Los Angeles

“American Prints Today—1962”

Los Angeles County Museum of Art

The consistent high caliber of work that marked the first multiple print exhibition of the Print Council of America three years ago is maintained in this, its second effort. The careful consideration given to the selection of works led the Print Council to abandon its earlier plan for a proportioned geographical representation of artists in favor of one based purely on excellence. The fifty-five prints, representing forty-eight artists, allow for a comparative study of printmaking today. The experimental fervor that characterized the beginnings of a kind of renaissance in printmaking a few years ago, and threatened to turn the art into one of technical trickery, seems to have been brought into check. There are even those, such as James McGarrell, who dare to use the medium purely as a test of draughtsmanship. On the other hand, where experimental methods have been expanded, it has been done more often in support of the image than in mere technical display. There is indeed an unique immediacy given the image by the plaster engraving of Arthur Deshaies; there is the ultimate of classical restraint in the inkless intaglio of Josef Albers; there is an actual confrontation of dualities when Michael Ponce de Leon involves the photoengraving in the color collage intaglio, Heritage. There are many more. Related is the increased interest shown in subject matter and the noticeable decrease of pure abstraction. At times, as in Ben Shahn’s serigraph Blind Botanist, the object is the vehicle for the philosophical commentary of the artist’s “personal realism.” In contrast, Reginald Pollack’s Actor: Profile has the simplicity and directness of a Vuillard. There are the angry young Americans, the existential-related spokesmen, and those whose interests are purely visual. Lastly, although a good portion of the work depends largely on the richness of black and white, a full exploration of color is inevitable. The subtle tonalities of the lithographs of George Miyasaki are ballads in color, but the most memorable of all are the oranges and magentas, the red-violets and blue-greens of Carol Summers’ Aetna’s Dream. The exhibition should certainly stimulate public interest. Credit should be given to Larry Curry, Research Assistant at the Los Angeles County Museum of Art, for the installation.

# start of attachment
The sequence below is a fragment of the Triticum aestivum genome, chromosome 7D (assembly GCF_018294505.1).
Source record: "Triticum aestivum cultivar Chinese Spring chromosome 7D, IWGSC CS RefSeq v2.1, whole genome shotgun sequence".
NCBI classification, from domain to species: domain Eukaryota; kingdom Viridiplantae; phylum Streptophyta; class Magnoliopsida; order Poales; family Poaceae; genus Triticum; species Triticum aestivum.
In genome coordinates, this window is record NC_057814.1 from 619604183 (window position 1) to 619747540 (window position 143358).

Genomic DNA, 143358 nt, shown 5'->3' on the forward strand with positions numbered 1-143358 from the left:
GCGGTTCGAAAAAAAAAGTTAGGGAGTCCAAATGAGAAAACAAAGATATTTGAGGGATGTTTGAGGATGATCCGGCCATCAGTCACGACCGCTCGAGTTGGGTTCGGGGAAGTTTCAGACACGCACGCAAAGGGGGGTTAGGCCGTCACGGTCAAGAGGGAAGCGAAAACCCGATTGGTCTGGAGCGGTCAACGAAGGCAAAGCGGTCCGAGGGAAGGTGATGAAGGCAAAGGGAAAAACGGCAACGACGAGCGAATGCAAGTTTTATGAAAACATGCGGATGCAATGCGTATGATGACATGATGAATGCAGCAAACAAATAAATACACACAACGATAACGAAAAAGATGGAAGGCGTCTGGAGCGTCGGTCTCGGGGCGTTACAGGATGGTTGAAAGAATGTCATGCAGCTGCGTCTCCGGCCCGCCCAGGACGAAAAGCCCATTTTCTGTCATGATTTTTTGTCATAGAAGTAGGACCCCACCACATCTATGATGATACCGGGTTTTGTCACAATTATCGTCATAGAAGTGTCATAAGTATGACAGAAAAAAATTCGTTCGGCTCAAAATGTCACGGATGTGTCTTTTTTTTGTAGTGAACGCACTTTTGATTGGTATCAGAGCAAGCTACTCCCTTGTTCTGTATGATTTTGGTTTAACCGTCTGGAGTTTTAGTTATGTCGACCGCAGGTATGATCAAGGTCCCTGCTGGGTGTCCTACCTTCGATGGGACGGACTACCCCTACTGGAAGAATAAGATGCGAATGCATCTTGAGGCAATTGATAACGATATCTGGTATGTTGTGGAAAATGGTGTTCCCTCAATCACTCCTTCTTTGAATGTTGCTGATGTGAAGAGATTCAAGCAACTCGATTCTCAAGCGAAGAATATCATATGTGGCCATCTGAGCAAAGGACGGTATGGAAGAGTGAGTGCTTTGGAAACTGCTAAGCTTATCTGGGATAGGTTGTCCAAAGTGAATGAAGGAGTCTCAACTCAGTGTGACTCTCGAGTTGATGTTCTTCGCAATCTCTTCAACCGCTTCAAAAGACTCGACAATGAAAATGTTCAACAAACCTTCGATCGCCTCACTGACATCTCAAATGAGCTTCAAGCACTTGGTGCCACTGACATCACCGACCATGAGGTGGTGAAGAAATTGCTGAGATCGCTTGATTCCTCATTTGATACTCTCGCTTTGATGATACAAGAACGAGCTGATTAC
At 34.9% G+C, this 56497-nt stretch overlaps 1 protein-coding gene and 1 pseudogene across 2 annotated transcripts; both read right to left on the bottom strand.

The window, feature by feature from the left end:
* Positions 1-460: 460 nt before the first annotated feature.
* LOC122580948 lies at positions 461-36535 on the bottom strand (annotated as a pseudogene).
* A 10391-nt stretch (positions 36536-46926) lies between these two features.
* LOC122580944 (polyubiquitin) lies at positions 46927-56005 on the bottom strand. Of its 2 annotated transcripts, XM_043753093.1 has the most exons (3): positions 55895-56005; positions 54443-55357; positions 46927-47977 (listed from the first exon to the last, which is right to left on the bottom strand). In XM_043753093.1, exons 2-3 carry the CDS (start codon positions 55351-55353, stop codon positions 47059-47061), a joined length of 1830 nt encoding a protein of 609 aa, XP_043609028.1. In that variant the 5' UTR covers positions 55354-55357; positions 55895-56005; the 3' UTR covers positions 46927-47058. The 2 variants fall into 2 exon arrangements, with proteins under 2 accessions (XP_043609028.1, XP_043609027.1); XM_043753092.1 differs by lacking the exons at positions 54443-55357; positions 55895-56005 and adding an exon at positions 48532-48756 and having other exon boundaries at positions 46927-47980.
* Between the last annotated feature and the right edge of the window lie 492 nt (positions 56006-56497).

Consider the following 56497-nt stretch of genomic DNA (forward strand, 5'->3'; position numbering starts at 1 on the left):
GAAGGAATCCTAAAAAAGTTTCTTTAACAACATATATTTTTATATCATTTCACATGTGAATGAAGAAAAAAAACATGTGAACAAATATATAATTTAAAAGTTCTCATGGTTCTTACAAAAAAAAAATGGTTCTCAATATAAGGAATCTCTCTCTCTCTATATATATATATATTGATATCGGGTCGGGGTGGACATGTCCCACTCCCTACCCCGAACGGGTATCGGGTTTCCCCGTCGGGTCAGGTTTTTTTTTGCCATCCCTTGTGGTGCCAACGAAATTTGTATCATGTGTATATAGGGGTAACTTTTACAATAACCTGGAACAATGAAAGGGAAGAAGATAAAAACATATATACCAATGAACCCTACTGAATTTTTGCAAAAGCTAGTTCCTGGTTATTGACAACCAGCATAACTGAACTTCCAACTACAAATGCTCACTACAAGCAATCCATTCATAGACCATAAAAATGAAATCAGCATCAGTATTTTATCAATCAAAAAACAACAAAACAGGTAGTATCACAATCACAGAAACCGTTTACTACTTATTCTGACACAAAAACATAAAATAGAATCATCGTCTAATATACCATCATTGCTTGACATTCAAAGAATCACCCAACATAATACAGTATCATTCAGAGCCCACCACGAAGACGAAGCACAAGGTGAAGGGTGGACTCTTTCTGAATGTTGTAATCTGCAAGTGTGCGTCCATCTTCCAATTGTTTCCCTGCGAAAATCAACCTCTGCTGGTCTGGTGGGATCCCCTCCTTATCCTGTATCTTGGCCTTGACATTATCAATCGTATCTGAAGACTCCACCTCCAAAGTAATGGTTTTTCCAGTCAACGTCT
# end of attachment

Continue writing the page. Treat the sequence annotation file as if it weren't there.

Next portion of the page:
Constance Perkins